With respect, the entire Jewish faith believes, and asserts, that God is on their side to some extent. Are you asserting that all Jews are arrogant to the ultimate?
Why would infants have to die horribly because Jesus is somehow involved in the golf results of Zach Johnson? Last I checked, in the Christian faith, Jesus is an aspect of God, and God is omnipotent, able to do anything. Certainly, God as Jesus would be able to pay attention to little details on the golf course, like steadying nerves, etc., while keeping infants from dying horrid deaths.
Again, just because you don’t believe that God or Jesus work that way is not reason to assert that someone else’s faith is stupid, or beyond stupid. It’s just not what you believe, which, too, is perfectly fine. Indeed, faith is unarguable because it’s unprovable. So I would suggest a less angry response: Jesus, presumably, would be more pleased with something more tolerant, if the teachings ascribed to him are correctly attributed, n’est-ce pas?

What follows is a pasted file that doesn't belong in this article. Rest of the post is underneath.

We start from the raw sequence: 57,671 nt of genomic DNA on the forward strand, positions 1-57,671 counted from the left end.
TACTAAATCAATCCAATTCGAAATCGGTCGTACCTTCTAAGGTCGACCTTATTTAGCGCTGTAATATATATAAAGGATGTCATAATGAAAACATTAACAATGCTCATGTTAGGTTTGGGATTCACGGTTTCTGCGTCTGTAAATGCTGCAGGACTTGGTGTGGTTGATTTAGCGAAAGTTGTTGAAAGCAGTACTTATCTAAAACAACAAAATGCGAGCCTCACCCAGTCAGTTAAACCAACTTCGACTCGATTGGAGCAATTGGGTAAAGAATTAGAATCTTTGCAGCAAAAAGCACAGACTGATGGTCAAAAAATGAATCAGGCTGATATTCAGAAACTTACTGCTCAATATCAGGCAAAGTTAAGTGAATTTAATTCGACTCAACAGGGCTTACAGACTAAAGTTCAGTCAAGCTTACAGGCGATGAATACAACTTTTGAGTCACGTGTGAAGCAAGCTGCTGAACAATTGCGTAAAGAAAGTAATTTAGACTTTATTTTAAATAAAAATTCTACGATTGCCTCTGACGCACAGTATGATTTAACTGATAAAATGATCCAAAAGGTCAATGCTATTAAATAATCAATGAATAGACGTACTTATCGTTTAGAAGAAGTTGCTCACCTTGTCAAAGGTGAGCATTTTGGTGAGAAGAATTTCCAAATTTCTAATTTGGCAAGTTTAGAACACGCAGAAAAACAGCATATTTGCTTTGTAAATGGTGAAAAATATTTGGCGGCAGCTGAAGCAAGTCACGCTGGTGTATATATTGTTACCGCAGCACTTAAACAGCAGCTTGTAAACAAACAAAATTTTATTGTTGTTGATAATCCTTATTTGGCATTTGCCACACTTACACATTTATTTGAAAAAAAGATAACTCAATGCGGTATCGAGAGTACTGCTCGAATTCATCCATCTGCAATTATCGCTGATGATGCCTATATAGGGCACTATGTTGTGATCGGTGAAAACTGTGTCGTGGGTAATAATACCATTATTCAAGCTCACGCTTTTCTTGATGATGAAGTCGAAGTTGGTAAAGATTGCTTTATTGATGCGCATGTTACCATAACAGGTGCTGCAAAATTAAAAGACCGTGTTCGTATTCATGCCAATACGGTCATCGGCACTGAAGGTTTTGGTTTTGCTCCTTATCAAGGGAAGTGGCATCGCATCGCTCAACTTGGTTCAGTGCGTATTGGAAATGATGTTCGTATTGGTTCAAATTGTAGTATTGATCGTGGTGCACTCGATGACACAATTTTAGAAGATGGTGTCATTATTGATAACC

Then it’s a good thing he didn’t assert that!
Seriously, it’s very common for religious people to “thank God” or “thank the Lord” on all sorts of occasions. From saying Grace before a meal, to getting a clean bill of health from the doc. Much ado about nothing…
Jim Furyk is a very good golfer. He is not in any way a “superstar.” He has a very mediocre win record (12 tour titles), only one major, and simply accumulates money in a Tom Kitean way by playing a fair amount and finishing in the top quartile of the field regularly. His World Golf Ranking is regularly used to argue that the rankings don’t reward success sufficiently: the prime example being that Phil Mickelson has the same number of wins in the last two years, including two majors (which Furyk has none of over the same span), yet Furyk is ahead of Phil by a comfortable margin.